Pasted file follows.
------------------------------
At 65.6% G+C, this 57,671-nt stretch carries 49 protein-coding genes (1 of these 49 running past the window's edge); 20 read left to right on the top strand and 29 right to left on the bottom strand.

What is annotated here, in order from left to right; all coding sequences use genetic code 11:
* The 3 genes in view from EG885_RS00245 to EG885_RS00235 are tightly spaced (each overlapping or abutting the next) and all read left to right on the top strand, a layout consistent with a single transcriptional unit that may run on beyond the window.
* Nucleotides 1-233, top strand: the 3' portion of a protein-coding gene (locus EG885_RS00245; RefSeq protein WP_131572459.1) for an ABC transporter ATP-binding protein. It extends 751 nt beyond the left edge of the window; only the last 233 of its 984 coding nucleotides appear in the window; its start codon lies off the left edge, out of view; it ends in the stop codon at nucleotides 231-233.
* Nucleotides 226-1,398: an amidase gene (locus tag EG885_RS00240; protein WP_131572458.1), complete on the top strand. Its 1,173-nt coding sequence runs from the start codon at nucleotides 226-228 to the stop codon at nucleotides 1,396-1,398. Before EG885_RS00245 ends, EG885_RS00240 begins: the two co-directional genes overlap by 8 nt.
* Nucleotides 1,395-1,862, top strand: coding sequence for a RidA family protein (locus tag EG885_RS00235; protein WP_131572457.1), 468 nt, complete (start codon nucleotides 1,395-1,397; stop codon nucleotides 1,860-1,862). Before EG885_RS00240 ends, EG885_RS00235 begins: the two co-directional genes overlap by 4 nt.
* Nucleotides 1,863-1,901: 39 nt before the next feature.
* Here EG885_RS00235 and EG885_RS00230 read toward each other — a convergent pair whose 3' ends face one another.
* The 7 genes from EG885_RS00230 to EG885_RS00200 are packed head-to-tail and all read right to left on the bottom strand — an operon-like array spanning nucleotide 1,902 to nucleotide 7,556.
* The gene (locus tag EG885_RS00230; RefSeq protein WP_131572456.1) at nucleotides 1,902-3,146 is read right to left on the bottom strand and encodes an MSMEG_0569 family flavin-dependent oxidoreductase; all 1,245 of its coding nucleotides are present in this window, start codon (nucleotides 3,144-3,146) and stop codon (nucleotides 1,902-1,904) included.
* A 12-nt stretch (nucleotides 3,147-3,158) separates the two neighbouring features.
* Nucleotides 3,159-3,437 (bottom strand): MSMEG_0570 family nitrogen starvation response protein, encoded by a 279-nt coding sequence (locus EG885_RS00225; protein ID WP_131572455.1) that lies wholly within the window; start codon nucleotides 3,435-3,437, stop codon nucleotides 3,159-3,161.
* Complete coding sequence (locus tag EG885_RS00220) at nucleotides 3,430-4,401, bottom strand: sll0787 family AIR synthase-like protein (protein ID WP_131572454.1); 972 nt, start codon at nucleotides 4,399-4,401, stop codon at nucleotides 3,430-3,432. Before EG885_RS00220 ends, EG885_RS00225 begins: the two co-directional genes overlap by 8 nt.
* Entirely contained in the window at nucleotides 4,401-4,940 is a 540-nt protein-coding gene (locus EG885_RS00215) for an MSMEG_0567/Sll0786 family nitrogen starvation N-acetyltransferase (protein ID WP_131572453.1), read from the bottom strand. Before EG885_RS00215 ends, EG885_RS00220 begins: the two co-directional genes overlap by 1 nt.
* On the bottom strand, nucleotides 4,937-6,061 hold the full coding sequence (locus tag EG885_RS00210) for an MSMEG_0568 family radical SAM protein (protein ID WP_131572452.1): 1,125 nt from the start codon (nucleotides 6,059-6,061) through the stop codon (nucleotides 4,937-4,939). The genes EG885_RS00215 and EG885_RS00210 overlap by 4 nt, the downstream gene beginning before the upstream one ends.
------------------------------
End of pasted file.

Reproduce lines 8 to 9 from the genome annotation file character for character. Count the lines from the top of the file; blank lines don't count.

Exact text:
* Here EG885_RS00235 and EG885_RS00230 read toward each other — a convergent pair whose 3' ends face one another.
* The 7 genes from EG885_RS00230 to EG885_RS00200 are packed head-to-tail and all read right to left on the bottom strand — an operon-like array spanning nucleotide 1,902 to nucleotide 7,556.